Theme: Parties & Elections | Content Type: Journal article

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The Road to Victory Runs Through Scotland? Prospects for Labour in the Post-Sturgeon Era

Coree Brown Swan


Carly Reeves

| 1 min read

Scottish Labour, once viewed as the most divided party in the UK, appears buoyant, the result of the growing popularity of its leader, Anas Sarwar, a more positive relationship with UK Labour, and most notably, significant gains in the polls. The party has sought to find a centre ground in a political system defined by opposing visions of Scotland's political future, a strategy which has previously left it squeezed between more assertive nationalist and unionist rivals. However, with little prospect of another independence referendum in the near term, this centre ground may yet prove fruitful. The party has an opportunity to position itself as a viable alternative in a dramatically changed political landscape. While Labour's optimism is not unfounded, its polling perhaps speaks more to the weaknesses of its political rivals than the strength of the party itself; and questions persist about Scottish Labour's political vision and constitutional offering in a political system which remains bifurcated.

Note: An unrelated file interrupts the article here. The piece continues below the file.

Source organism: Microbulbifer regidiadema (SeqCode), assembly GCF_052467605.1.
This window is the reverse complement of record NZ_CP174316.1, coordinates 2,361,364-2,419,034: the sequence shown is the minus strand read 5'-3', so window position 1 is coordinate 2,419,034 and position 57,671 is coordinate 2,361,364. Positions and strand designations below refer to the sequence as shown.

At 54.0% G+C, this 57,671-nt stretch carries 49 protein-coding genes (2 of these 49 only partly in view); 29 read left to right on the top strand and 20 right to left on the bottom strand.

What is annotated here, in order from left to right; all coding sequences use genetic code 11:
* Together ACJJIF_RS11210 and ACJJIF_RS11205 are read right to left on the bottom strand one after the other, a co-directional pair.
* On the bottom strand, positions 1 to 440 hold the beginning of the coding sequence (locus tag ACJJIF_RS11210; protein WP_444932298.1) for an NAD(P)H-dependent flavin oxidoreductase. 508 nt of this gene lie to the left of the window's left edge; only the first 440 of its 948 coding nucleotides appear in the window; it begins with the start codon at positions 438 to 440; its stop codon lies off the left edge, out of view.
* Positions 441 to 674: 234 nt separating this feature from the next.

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  • Coree Brown Swan

    Coree Brown Swan

    Coree Brown Swan is a Lecturer, School of History, Anthropology, Philosophy and Politics at Queen's University Belfast.

    Articles by Coree Brown Swan
Volume 95, Issue 2

Latest Journal Issue

Volume 95, Issue 2

Includes a collection edited by James Hampshire on Immigration and Asylum Policy After Brexit, exploring how recent immigration and asylum policies reflect the ambivalent, unstable and unresolved meanings of Brexit itself. There are a wide range of other articles including 'A Hundred Years of Labour Governments' by Ben Jackson; and 'The Good, the Not so Good, and Liz Truss: MPs’ Evaluations of Postwar Prime Ministers' by Royal Holloway Group PR3710. Reports and Surveys include 'Addressing Barriers to Women's Representation in Party Candidate Selections' by Sofia Collignon. Finally, there is a selection of book reviews such as Nick Pearce's review of When Nothing Works: From Cost of Living to Foundational Liveability, by Luca Calafati, Julie Froud, Colin Haslam, Sukhdev Johal and Karel Williams; and Penelope J. Corfield's review of The Identity Trap: A Story of Ideas and Power in Our Time, by Yascha Mounk.

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